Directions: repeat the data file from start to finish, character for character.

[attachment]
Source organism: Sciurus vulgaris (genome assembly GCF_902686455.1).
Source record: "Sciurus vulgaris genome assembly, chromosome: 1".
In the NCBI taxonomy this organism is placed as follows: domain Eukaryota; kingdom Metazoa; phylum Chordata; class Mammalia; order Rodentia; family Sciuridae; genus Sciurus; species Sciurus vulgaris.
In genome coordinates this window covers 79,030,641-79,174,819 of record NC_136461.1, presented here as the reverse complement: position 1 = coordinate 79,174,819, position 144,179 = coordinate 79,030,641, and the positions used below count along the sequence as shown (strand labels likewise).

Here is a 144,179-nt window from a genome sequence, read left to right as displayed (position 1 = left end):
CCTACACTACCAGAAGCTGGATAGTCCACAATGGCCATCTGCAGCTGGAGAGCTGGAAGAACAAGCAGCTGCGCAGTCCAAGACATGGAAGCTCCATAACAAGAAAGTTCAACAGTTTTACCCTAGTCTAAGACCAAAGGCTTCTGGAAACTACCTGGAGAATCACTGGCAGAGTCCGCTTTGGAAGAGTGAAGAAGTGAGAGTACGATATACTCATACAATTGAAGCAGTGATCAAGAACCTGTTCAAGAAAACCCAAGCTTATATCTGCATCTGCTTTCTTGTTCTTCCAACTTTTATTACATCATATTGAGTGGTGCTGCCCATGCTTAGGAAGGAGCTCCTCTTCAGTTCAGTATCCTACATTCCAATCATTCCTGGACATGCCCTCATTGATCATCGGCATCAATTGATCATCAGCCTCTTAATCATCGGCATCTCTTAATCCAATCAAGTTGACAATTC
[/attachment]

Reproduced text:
Source organism: Sciurus vulgaris (genome assembly GCF_902686455.1).
Source record: "Sciurus vulgaris genome assembly, chromosome: 1".
In the NCBI taxonomy this organism is placed as follows: domain Eukaryota; kingdom Metazoa; phylum Chordata; class Mammalia; order Rodentia; family Sciuridae; genus Sciurus; species Sciurus vulgaris.
In genome coordinates this window covers 79,030,641-79,174,819 of record NC_136461.1, presented here as the reverse complement: position 1 = coordinate 79,174,819, position 144,179 = coordinate 79,030,641, and the positions used below count along the sequence as shown (strand labels likewise).

Here is a 144,179-nt window from a genome sequence, read left to right as displayed (position 1 = left end):
CCTACACTACCAGAAGCTGGATAGTCCACAATGGCCATCTGCAGCTGGAGAGCTGGAAGAACAAGCAGCTGCGCAGTCCAAGACATGGAAGCTCCATAACAAGAAAGTTCAACAGTTTTACCCTAGTCTAAGACCAAAGGCTTCTGGAAACTACCTGGAGAATCACTGGCAGAGTCCGCTTTGGAAGAGTGAAGAAGTGAGAGTACGATATACTCATACAATTGAAGCAGTGATCAAGAACCTGTTCAAGAAAACCCAAGCTTATATCTGCATCTGCTTTCTTGTTCTTCCAACTTTTATTACATCATATTGAGTGGTGCTGCCCATGCTTAGGAAGGAGCTCCTCTTCAGTTCAGTATCCTACATTCCAATCATTCCTGGACATGCCCTCATTGATCATCGGCATCAATTGATCATCAGCCTCTTAATCATCGGCATCTCTTAATCCAATCAAGTTGACAATTC